#1
Hey guys, I've had a lot of pedals but i just got my first dyna comp because a lot of my fav. bands use it. And so far i ****ing hate it! When i don't play it feedbacks and it seems to rob my tube amp of its clarity and kick. Any tips to get this bitch going before i sell it on ebay? Thanks
#3
Quote by WtrPlyr
What are your settings on the pedal?

I've tried a lot. but currently they are both at 1 o clock
#4
Start off by setting the Output to be at about the same volume as it is when the pedal is dis-engaged, leaving the Sensitivity fully CCW. Then adjust the Sensitivity until you have the degree of compression that you want.
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#5
Are you using it for heavily distorted rhythm? If that is the case, of course you're gonna get a gross amount of feedback. With distortion comes natural compression, so to compress a highly-distorted signal a ton more would make your pickups obnoxiously sensitive. Forget your hands, you could play a song by looking at the strings, hah.

But yeah, the way I see it, compressors that are implemented before the preamp are most appropriate for cleans, low gain, mid-gain, leads, and even high gain sometimes but not like, a distortion setting that already sustains for days on its own. What you might do though, is use the compressor on a low setting and dial back the gain a good amount. This way you might be able to achieve some of the best of both worlds. Sustain without sacrificing so much string definition. Gotta really work with it.
Last edited by SamZee at Sep 24, 2011,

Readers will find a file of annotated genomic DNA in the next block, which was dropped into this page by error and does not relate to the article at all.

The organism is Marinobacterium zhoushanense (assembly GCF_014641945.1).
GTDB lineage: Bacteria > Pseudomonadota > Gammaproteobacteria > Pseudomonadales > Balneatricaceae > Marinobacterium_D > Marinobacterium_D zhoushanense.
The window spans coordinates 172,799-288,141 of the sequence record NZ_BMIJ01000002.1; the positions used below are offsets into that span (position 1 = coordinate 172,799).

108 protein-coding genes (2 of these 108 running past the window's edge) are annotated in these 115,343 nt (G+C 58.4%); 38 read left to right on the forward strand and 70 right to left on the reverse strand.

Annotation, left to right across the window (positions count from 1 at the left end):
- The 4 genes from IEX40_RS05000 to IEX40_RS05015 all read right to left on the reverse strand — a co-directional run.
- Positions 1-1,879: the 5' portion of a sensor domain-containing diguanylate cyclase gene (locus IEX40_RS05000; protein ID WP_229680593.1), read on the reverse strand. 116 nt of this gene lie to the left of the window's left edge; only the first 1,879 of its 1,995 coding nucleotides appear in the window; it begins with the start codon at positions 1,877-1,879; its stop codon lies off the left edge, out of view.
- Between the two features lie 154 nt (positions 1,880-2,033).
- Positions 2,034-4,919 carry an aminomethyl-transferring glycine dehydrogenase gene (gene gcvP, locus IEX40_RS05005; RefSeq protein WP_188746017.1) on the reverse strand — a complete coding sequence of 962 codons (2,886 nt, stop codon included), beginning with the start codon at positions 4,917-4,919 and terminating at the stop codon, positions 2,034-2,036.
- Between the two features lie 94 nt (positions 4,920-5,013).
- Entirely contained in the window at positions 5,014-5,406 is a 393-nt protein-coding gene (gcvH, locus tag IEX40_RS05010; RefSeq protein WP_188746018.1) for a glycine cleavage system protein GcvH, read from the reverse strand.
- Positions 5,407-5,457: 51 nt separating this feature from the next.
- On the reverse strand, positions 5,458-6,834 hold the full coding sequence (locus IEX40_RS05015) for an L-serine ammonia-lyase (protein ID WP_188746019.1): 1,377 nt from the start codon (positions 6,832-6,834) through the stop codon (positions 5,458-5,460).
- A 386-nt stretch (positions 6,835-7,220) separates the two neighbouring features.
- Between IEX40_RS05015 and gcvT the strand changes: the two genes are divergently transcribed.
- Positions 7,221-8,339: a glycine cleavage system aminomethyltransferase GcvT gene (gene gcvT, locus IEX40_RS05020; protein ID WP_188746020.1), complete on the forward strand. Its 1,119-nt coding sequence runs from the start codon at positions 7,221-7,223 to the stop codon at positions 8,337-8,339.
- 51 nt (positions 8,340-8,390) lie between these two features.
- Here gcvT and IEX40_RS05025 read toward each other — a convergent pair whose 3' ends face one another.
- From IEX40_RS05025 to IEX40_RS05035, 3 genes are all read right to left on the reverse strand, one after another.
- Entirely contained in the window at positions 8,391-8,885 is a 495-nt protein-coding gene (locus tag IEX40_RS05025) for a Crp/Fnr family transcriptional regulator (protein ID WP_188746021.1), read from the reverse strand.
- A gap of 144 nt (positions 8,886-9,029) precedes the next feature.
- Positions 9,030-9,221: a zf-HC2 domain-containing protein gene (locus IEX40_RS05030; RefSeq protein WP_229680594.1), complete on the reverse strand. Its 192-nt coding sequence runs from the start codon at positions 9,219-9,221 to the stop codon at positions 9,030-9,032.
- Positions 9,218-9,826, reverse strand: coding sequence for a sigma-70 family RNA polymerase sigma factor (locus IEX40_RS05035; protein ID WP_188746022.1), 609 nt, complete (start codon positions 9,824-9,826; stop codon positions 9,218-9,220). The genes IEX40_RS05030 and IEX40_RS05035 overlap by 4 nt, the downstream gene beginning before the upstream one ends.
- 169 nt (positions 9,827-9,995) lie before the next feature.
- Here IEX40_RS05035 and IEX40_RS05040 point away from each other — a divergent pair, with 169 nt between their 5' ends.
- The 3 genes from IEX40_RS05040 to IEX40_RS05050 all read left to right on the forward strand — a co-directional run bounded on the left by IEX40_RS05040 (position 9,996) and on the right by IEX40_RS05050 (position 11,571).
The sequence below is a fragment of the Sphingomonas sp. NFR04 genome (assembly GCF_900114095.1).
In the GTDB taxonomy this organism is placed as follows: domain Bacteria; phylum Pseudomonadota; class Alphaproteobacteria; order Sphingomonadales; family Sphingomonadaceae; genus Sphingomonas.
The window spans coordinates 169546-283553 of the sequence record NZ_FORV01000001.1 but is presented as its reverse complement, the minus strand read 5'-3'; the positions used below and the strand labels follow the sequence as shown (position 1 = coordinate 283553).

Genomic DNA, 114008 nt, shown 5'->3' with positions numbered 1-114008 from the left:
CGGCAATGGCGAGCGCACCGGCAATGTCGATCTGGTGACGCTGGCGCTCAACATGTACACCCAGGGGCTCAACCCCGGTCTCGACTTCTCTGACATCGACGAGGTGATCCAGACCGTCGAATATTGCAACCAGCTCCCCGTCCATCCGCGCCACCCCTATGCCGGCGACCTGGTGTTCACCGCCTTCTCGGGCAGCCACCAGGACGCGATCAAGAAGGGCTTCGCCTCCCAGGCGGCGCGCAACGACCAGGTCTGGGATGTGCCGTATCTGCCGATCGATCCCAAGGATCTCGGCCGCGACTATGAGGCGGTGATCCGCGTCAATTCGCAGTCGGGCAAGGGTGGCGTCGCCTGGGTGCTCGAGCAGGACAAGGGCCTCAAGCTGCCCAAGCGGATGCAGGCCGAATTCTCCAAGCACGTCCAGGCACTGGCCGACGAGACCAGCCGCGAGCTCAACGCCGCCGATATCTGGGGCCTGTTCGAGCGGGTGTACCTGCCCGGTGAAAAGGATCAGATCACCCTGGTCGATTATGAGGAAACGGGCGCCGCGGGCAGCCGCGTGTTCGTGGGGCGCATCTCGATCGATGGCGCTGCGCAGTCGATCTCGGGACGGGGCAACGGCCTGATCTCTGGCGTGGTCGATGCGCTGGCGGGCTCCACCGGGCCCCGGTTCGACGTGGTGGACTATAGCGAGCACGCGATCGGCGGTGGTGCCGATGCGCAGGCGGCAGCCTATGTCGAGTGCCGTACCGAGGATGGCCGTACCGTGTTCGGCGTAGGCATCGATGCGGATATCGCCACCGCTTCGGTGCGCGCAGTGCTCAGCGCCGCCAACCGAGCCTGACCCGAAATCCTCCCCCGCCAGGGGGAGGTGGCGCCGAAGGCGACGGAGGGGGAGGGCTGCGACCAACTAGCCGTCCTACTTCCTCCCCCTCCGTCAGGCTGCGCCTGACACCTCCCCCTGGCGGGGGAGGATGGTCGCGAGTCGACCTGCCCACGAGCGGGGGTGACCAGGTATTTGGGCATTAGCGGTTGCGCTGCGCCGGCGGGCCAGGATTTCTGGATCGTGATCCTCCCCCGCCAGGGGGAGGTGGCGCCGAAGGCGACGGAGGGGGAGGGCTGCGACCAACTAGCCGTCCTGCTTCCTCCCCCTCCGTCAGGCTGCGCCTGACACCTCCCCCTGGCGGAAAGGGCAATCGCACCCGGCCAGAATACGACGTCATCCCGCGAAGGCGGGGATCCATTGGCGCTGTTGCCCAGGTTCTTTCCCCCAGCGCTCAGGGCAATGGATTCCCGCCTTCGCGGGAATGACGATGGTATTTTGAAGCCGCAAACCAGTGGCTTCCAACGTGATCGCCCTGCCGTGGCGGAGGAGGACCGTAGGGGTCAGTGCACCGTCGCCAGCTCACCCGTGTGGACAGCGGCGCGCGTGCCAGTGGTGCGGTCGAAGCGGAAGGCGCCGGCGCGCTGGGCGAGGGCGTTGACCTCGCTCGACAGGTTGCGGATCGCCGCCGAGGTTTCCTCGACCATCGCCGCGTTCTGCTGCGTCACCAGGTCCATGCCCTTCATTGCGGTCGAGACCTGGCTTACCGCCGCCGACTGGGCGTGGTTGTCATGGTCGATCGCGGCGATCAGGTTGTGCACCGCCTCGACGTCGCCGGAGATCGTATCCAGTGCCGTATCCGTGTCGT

#6
As SlashIsAGod said, you firstly should try to set it so that the levels are roughly equal to the levels with it turned off, and then dial in the compression itself from there - and you may find yourself having to turn the volume knob down more as you up the compression.

Secondly, I'd inquire into where the compressor is in your signal chain. I'd put it first (or 2nd if there is a wah). There can be quite a difference between using a compressor before and after a dirt pedal. Using it after never sounded good to me. In such a case the point is for the comp to push the od.

And something further to note if you are using a compressor in conjunction with a dirt pedal (or an overdriven amp), I'd suggest rolling the gain back a bit on the dirt pedal to even things out, because the compressor is effectively adding a lot more gain by pushing the dirt pedal.

So in summary, short of throwing your arms up about this particular pedal, some possibilities are: you have too much gain going on in the first place, you need to lower the pedal volume, and you may have to rethink the order of your signal chain.
Last edited by Brainpolice2 at Sep 24, 2011,